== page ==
In determining child support obligations, the district court must consider numerous other factors. See Minn. Stat. § 518.551, subd. 5(c) (1996). Trial courts are given broad discretion in determining whether to modify child support orders. Moylan, 384 N.W.2d at 864. Generally, stipulations do not limit a court's discretion to modify child support. See Polk County Social Services v. Clinton, 459 N.W.2d 362, 365 (Minn. App. 1990) (existence of stipulation does not prevent modification if substantial change established).

Child support relates to nonbargainable interests of children and is less subject to restraint by stipulation than other dissolution matters.

Compart v. Compart, 417 N.W.2d 658, 662 (Minn. App. 1988).

Minn. Stat. § 518.64, subd. 4a (1996), provides:

Unless a court order provides otherwise, a child support obligation * * * terminates * * * upon the emancipation of the child .[2]

When a decree provides jurisdiction over support until age 21, the trial court may modify that obligation at its discretion, either by increasing or decreasing the amount. Katz v. Katz, 408 N.W.2d 835, 838-39 (Minn. 1987) (recognizing this as a correct statement of law and affirming Katz v. Katz, 380 N.W.2d 527 (Minn. App. 1986)). Where the decree provides such jurisdiction, the trial court has the discretion to order guideline support for children ages 18 through 21. Id.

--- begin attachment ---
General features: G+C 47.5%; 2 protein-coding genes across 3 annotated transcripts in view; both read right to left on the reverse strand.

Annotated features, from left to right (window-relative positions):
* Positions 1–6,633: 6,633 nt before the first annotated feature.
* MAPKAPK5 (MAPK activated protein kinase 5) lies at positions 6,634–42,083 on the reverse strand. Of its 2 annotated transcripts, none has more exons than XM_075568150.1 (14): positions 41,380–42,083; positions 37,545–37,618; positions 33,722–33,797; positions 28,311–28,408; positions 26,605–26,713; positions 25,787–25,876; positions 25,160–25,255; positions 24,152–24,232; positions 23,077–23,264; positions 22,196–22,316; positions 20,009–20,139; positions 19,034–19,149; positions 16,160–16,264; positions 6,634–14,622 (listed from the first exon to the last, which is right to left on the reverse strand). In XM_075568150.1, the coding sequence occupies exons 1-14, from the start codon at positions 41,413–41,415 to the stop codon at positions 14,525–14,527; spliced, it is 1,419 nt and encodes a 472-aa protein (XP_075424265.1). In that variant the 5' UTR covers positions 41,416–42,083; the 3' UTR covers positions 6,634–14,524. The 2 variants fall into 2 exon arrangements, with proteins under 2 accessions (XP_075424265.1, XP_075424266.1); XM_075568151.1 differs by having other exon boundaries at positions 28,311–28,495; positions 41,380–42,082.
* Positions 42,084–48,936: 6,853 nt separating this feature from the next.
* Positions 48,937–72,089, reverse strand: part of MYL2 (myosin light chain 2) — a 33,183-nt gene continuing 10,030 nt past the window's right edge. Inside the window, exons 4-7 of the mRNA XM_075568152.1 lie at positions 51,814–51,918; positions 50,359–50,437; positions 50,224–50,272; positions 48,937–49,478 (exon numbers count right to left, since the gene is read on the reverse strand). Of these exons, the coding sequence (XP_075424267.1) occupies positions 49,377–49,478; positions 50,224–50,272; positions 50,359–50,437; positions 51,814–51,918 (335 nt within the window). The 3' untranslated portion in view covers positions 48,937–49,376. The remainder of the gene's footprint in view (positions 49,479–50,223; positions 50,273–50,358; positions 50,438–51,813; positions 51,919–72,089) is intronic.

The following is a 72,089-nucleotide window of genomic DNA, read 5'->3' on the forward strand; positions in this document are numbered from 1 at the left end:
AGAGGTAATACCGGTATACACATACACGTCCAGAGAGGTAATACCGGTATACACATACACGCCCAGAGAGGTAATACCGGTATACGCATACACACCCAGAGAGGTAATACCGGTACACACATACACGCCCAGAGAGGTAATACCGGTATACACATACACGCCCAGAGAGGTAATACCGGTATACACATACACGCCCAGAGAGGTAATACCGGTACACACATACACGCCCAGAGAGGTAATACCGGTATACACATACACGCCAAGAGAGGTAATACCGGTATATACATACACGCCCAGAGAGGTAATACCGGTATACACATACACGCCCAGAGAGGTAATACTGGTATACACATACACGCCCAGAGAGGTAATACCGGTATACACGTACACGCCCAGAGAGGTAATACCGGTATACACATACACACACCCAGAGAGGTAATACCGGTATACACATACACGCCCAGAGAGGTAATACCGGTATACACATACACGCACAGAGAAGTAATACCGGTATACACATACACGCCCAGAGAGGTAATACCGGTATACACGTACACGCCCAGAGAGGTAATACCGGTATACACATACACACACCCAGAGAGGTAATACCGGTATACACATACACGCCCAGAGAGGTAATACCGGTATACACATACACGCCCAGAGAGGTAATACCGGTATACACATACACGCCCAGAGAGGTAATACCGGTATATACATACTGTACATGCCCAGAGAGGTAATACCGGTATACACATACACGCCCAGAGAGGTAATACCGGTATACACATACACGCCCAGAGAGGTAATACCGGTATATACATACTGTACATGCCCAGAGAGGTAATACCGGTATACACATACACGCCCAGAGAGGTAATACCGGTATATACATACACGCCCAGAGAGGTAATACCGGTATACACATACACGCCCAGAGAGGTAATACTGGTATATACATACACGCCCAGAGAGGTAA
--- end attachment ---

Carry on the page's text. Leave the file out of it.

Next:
The district court found the parties' stipulated agreement, incorporated into the final divorce decree, provided child support for their daughter until age 21. On review of appropriate statutory authority and the obligor's income and expenses, the district court ordered child support at the guideline amount of $1,408.75 per month.

We note that MacMaster made much of the fact that our courts give great deference to stipulations that provide for awards of child support. This argument, however, is misplaced. Minnesota courts accord greater deference to stipulations that govern awards of maintenance; however, stipulations regarding child support do not preclude modification by the district court. Compart, 417 N.W.2d at 662; see also Murray v. Murray, 425 N.W.2d 315, 318 (Minn. App. 1988) (maintenance stipulations more subject to restraint from modification than child support stipulations). Furthermore, the parties' stipulation provided in part:

The husband agrees to pay to the wife three hundred dollars ($300.00) per month for the maintenance, support and education of said child. Said payments to begin on the 8th day of July, 1981, and to continue each and every month thereafter until the child receives her baccalaureate degree, attains the age of twenty-one (21) years, marries, or is deceased, whichever occurs first. After said child reaches eighteen (18) years, the husband, at his election, may make the said payments directly to said child. Said amount of child support is to be adjusted annually each July to reflect the increase percentage of the husband's salary or wages for the previous year, or the rate of inflation determined by the previous year's Consumer Price Index, whichever of the two is lesser.